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Joyce, Lawrence and Frost
Ezra Pound’s efforts on behalf of other writers, particularly in London in the teens, were tireless. Three writers whom Pound promoted, recommended to editors, and reviewed could not have been more different from one another: David Herbert Lawrence, the son of a Nottinghamshire miner; Robert Frost, who arrived in England in 1913 after a period of farming in America; and James Joyce, an Irishman whom Yeats thought had written some good lyric poetry.
Pound was never quite as sure-footed in his criticism about prose as he was about poetry. “I can’t usually read prose at all not anybody’s in English except James and Hudson and a little Conrad…,” he wrote to Joyce upon reading the first chapter of A Portrait of the Artist as a Young Man, and greatly preferred Lawrence’s poems to his novels. In his review of Love Poems and Others (1913), he said of Lawrence, he “has brought contemporary verse up to the level of contemporary prose.”
Robert Frost was a writer whose work never had much appeal to Pound, but Pound recognized the quality of Frost’s “natural speech,” and promoted him and wrote a positive review of Frost’s first book, A Boy’s Will, for Poetry magazine in 1913. Forty years later, Frost’s influence was instrumental in assisting with Pound’s release from St. Elizabeths hospital.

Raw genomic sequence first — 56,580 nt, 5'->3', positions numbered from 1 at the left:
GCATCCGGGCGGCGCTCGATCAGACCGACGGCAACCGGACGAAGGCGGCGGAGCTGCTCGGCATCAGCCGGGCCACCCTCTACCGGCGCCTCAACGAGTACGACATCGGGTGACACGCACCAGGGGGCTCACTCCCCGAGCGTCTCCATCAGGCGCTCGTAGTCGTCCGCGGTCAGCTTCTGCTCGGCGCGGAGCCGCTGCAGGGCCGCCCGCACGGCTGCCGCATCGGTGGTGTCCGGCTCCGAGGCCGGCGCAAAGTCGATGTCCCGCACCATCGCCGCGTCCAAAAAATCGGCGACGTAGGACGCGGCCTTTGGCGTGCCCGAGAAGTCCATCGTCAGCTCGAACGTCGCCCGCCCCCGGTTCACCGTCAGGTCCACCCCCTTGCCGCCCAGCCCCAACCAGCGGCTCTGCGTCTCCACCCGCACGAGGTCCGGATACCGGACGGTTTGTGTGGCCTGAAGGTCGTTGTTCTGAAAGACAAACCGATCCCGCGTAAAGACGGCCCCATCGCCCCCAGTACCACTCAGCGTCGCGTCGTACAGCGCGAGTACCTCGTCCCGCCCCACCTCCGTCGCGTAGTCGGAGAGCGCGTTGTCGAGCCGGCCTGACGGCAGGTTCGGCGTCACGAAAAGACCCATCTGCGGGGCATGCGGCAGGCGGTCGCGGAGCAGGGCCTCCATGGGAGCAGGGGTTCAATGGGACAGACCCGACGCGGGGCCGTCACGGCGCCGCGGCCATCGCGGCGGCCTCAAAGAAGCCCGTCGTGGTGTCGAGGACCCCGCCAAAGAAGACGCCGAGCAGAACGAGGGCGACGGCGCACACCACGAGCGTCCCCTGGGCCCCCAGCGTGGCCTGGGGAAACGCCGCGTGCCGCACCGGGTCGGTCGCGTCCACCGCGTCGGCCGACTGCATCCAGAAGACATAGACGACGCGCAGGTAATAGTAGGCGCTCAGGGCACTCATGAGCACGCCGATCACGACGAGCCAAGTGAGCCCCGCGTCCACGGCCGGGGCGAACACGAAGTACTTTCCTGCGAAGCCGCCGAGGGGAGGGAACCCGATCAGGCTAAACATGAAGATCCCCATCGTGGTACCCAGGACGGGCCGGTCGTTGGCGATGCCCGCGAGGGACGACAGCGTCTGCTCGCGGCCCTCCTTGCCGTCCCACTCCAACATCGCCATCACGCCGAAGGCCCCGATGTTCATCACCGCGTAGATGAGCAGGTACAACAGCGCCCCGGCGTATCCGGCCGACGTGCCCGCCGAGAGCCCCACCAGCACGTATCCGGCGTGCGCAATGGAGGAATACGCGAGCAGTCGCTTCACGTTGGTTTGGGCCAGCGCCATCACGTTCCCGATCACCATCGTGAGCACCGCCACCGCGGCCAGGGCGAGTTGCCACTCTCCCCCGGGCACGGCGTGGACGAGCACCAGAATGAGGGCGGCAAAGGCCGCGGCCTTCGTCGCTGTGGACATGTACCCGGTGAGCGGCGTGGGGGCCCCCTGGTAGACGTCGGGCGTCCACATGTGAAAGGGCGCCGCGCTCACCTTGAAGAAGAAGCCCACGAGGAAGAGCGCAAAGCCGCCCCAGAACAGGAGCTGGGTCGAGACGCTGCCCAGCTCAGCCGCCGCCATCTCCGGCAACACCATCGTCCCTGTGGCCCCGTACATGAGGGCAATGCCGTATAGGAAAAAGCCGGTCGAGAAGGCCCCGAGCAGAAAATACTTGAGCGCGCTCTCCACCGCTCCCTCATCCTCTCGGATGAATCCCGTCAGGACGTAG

Pound first heard of James Joyce through Yeats, and contacted Joyce in Trieste in 1913. Joyce was at a low point; his book of poems Chamber Music had been published six years earlier and was his only book in print, and he was in poor financial straits trying to support his wife and two children. Joyce’s difficulties in publishing his collection Dubliners were legendary; it took him almost ten years for the volume to be published without expurgation. Pound was drawn by Joyce’s travails with censorious publishers, and his support resulted in the publication of A Portrait of the Artist as a Young Man as a serialization in The Egoist in 1914. Joyce was extremely grateful to Pound for his support; he wrote to Yeats, “I can never thank you enough for having brought me into relation with your friend Ezra Pound who is indeed a miracle worker.” It was several years later, in 1918, that Pound’s machinations saw through the first serial publication of Ulysses, in The Little Review. Later, in Paris, Pound introduced Joyce to Sylvia Beach, the American bookseller and proprietor of Shakespeare and Company in Paris, who was to publish Ulysses in 1922. Ulysses stands, along with The Waste Land, as the pre-eminent modernist text, and the most influential novel of the twentieth century—an “impassioned meditation on life,” as Pound wrote to Joyce.
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